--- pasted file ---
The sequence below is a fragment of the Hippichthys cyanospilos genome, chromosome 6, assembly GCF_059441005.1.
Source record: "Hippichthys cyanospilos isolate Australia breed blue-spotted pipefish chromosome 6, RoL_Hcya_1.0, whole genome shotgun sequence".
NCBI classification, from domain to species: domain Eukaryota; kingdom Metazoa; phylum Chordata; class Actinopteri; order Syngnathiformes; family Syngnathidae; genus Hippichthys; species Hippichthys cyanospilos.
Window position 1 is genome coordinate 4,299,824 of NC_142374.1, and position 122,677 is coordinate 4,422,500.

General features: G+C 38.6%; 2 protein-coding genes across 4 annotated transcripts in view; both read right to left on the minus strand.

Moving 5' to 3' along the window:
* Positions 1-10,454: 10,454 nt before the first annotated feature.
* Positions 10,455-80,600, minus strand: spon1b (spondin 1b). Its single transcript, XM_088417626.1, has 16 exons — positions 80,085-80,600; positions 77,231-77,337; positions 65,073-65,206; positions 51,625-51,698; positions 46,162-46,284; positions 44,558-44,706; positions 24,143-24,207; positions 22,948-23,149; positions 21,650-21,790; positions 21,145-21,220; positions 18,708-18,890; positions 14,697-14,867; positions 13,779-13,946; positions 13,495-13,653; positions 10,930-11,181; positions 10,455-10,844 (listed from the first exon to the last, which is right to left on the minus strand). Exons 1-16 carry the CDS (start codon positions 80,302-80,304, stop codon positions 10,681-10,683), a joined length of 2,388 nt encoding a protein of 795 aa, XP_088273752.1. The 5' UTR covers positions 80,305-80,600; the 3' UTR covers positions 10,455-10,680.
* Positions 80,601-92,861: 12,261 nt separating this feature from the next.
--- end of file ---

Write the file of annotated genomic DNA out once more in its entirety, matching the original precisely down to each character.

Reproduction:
The sequence below is a fragment of the Hippichthys cyanospilos genome, chromosome 6, assembly GCF_059441005.1.
Source record: "Hippichthys cyanospilos isolate Australia breed blue-spotted pipefish chromosome 6, RoL_Hcya_1.0, whole genome shotgun sequence".
NCBI classification, from domain to species: domain Eukaryota; kingdom Metazoa; phylum Chordata; class Actinopteri; order Syngnathiformes; family Syngnathidae; genus Hippichthys; species Hippichthys cyanospilos.
Window position 1 is genome coordinate 4,299,824 of NC_142374.1, and position 122,677 is coordinate 4,422,500.

General features: G+C 38.6%; 2 protein-coding genes across 4 annotated transcripts in view; both read right to left on the minus strand.

Moving 5' to 3' along the window:
* Positions 1-10,454: 10,454 nt before the first annotated feature.
* Positions 10,455-80,600, minus strand: spon1b (spondin 1b). Its single transcript, XM_088417626.1, has 16 exons — positions 80,085-80,600; positions 77,231-77,337; positions 65,073-65,206; positions 51,625-51,698; positions 46,162-46,284; positions 44,558-44,706; positions 24,143-24,207; positions 22,948-23,149; positions 21,650-21,790; positions 21,145-21,220; positions 18,708-18,890; positions 14,697-14,867; positions 13,779-13,946; positions 13,495-13,653; positions 10,930-11,181; positions 10,455-10,844 (listed from the first exon to the last, which is right to left on the minus strand). Exons 1-16 carry the CDS (start codon positions 80,302-80,304, stop codon positions 10,681-10,683), a joined length of 2,388 nt encoding a protein of 795 aa, XP_088273752.1. The 5' UTR covers positions 80,305-80,600; the 3' UTR covers positions 10,455-10,680.
* Positions 80,601-92,861: 12,261 nt separating this feature from the next.